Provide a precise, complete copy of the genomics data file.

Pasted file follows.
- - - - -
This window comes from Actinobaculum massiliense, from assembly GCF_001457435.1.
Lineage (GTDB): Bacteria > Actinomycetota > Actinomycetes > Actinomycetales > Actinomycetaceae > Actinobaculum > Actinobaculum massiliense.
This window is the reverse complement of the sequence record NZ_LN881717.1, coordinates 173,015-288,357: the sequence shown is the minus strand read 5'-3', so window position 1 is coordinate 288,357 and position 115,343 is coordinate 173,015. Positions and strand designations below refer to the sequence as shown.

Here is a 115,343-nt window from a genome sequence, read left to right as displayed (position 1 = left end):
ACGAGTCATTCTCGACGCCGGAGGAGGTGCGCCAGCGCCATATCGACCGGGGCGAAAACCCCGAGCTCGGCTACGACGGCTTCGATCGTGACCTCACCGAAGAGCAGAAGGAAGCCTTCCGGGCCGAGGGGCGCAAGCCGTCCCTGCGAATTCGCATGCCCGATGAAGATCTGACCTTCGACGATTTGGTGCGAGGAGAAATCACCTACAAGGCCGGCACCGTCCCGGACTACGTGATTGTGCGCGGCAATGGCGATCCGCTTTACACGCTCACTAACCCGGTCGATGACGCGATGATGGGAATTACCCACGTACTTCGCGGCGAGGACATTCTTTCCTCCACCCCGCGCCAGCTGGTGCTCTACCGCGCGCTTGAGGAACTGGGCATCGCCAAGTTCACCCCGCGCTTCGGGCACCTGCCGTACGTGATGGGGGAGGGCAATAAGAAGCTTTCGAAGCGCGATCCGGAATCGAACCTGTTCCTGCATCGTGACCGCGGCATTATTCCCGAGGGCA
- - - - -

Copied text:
This window comes from Actinobaculum massiliense, from assembly GCF_001457435.1.
Lineage (GTDB): Bacteria > Actinomycetota > Actinomycetes > Actinomycetales > Actinomycetaceae > Actinobaculum > Actinobaculum massiliense.
This window is the reverse complement of the sequence record NZ_LN881717.1, coordinates 173,015-288,357: the sequence shown is the minus strand read 5'-3', so window position 1 is coordinate 288,357 and position 115,343 is coordinate 173,015. Positions and strand designations below refer to the sequence as shown.

Here is a 115,343-nt window from a genome sequence, read left to right as displayed (position 1 = left end):
ACGAGTCATTCTCGACGCCGGAGGAGGTGCGCCAGCGCCATATCGACCGGGGCGAAAACCCCGAGCTCGGCTACGACGGCTTCGATCGTGACCTCACCGAAGAGCAGAAGGAAGCCTTCCGGGCCGAGGGGCGCAAGCCGTCCCTGCGAATTCGCATGCCCGATGAAGATCTGACCTTCGACGATTTGGTGCGAGGAGAAATCACCTACAAGGCCGGCACCGTCCCGGACTACGTGATTGTGCGCGGCAATGGCGATCCGCTTTACACGCTCACTAACCCGGTCGATGACGCGATGATGGGAATTACCCACGTACTTCGCGGCGAGGACATTCTTTCCTCCACCCCGCGCCAGCTGGTGCTCTACCGCGCGCTTGAGGAACTGGGCATCGCCAAGTTCACCCCGCGCTTCGGGCACCTGCCGTACGTGATGGGGGAGGGCAATAAGAAGCTTTCGAAGCGCGATCCGGAATCGAACCTGTTCCTGCATCGTGACCGCGGCATTATTCCCGAGGGCA